Corresponding author

Correspondence to Sakhiah Abdul Kudus.

Ethics declarations

Competing interests

The authors declared that they have no competing interests.

Additional information

Publisher's Note

Springer Nature remains neutral with regard to jurisdictional claims in published maps and institutional affiliations.

Journal information: ISSN 1976-0485 / eISSN 2234-1315

Rights and permissions

Open Access This article is licensed under a Creative Commons Attribution 4.0 International License, which permits use, sharing, adaptation, distribution and reproduction in any medium or format, as long as you give appropriate credit to the original author(s) and the source, provide a link to the Creative Commons licence, and indicate if changes were made. The images or other third party material in this article are included in the article's Creative Commons licence, unless indicated otherwise in a credit line to the material. If material is not included in the article's Creative Commons licence and your intended use is not permitted by statutory regulation or exceeds the permitted use, you will need to obtain permission directly from the copyright holder. To view a copy of this licence, visit http://creativecommons.org/licenses/by/4.0/.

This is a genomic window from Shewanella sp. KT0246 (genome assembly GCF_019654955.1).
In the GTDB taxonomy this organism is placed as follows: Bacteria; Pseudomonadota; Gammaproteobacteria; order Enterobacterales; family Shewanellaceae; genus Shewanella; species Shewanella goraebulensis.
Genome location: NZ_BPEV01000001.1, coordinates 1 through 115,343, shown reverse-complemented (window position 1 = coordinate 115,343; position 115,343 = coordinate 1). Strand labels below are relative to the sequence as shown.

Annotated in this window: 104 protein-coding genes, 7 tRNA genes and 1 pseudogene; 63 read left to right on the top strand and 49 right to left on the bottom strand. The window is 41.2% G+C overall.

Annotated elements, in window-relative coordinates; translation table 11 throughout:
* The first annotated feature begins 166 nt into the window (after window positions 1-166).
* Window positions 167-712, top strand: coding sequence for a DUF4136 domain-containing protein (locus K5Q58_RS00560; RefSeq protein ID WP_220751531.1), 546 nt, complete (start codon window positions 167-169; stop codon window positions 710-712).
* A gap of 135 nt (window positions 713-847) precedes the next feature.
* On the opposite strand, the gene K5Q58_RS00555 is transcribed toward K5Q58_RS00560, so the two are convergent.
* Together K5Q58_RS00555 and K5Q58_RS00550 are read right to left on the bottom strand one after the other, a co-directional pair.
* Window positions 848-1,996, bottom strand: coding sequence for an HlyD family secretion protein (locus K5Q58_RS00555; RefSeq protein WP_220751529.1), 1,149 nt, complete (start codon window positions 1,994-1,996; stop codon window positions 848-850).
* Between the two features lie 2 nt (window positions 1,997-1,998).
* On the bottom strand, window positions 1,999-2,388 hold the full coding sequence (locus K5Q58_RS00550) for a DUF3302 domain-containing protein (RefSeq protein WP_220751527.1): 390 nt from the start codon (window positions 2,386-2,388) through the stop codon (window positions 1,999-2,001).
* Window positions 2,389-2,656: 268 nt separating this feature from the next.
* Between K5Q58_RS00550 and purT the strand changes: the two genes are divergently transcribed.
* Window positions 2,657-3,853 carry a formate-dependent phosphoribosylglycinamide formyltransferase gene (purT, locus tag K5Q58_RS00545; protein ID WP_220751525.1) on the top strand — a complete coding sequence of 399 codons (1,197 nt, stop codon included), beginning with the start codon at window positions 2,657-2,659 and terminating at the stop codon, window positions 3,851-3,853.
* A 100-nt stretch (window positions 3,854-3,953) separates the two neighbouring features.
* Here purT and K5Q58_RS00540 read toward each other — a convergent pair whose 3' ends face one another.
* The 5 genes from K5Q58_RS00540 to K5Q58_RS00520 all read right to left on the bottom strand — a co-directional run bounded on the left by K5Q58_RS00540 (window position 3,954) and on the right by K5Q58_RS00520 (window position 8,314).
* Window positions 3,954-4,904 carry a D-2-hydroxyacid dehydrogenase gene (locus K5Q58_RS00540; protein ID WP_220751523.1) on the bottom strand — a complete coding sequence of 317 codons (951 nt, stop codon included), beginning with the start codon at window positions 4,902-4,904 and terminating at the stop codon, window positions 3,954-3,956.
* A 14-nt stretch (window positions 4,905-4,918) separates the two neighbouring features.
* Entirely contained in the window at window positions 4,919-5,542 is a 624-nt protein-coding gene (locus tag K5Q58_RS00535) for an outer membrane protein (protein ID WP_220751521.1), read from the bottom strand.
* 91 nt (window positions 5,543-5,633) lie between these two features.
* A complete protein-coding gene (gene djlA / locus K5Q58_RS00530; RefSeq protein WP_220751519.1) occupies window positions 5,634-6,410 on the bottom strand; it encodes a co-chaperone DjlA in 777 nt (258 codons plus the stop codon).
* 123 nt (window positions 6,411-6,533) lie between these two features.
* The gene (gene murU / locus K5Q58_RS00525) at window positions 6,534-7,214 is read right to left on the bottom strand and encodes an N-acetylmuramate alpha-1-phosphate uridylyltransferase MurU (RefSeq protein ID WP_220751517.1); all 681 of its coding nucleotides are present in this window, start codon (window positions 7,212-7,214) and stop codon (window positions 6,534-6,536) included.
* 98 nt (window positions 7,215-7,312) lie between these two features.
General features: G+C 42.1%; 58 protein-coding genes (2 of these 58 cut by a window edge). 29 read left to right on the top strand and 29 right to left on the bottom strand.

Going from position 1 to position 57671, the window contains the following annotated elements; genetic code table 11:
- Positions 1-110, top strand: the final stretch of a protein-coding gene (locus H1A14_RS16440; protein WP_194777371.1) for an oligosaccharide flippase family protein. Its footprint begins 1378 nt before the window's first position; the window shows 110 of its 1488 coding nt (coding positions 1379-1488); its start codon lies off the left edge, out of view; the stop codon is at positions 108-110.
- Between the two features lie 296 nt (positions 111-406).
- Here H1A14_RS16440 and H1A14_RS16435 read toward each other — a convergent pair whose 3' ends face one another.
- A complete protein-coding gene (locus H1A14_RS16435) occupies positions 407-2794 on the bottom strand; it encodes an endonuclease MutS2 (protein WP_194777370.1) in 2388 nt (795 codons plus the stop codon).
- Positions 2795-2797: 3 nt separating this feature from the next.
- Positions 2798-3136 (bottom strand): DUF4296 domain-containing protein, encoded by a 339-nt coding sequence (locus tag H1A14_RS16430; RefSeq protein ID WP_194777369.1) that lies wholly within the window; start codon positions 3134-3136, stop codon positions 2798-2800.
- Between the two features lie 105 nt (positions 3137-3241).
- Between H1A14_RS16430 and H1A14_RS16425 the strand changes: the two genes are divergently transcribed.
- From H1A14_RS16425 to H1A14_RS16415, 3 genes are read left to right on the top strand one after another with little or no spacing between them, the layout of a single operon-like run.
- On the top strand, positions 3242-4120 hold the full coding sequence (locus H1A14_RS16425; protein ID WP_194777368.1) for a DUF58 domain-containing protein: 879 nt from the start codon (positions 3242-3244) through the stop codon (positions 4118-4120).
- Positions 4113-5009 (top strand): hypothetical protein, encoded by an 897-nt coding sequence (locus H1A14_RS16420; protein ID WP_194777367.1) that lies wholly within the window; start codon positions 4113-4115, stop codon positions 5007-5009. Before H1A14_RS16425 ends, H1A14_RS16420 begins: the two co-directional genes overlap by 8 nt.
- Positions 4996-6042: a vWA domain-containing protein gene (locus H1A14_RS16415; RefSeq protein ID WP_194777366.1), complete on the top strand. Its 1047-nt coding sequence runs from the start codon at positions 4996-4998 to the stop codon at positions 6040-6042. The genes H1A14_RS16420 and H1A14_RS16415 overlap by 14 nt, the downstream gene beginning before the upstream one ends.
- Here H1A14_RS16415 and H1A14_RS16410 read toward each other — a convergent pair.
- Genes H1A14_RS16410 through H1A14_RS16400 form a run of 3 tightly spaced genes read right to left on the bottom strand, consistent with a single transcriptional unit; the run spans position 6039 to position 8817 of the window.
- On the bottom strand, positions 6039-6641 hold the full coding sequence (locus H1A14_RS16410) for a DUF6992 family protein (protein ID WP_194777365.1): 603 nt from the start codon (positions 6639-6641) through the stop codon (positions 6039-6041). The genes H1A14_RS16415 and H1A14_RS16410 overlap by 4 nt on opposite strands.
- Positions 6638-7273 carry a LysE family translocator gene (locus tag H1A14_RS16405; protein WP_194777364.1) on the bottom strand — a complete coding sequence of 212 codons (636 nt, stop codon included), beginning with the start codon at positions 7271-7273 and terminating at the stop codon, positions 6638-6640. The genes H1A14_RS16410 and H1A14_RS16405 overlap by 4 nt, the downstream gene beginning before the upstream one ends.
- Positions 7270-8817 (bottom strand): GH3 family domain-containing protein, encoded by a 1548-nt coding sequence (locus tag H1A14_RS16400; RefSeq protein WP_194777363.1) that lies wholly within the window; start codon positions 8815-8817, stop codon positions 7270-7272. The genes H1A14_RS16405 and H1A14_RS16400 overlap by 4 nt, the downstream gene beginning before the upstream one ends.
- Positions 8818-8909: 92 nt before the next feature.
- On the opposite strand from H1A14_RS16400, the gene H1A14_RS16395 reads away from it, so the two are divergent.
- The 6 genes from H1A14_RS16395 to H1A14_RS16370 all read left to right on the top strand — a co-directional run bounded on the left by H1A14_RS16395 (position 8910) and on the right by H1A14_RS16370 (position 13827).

Reprints and Permissions

About this article

Verify currency and authenticity via CrossMark

Cite this article

Abdul Kudus, S., Muhamad Bunnori, N., Mustaffa, N.K. et al. Investigation on Acoustic Emission Parameters due to Fatigue Damage of Concrete Beams with Variable Notched Depth. Int J Concr Struct Mater 16, 29 (2022). https://doi.org/10.1186/s40069-022-00518-8

Download citation

  • Received:

  • Accepted:

  • Published:

  • DOI: https://doi.org/10.1186/s40069-022-00518-8

Keywords

  • acoustic emission
  • b-value
  • Ib-value
  • severity
  • intensity
  • concrete
  • fatigue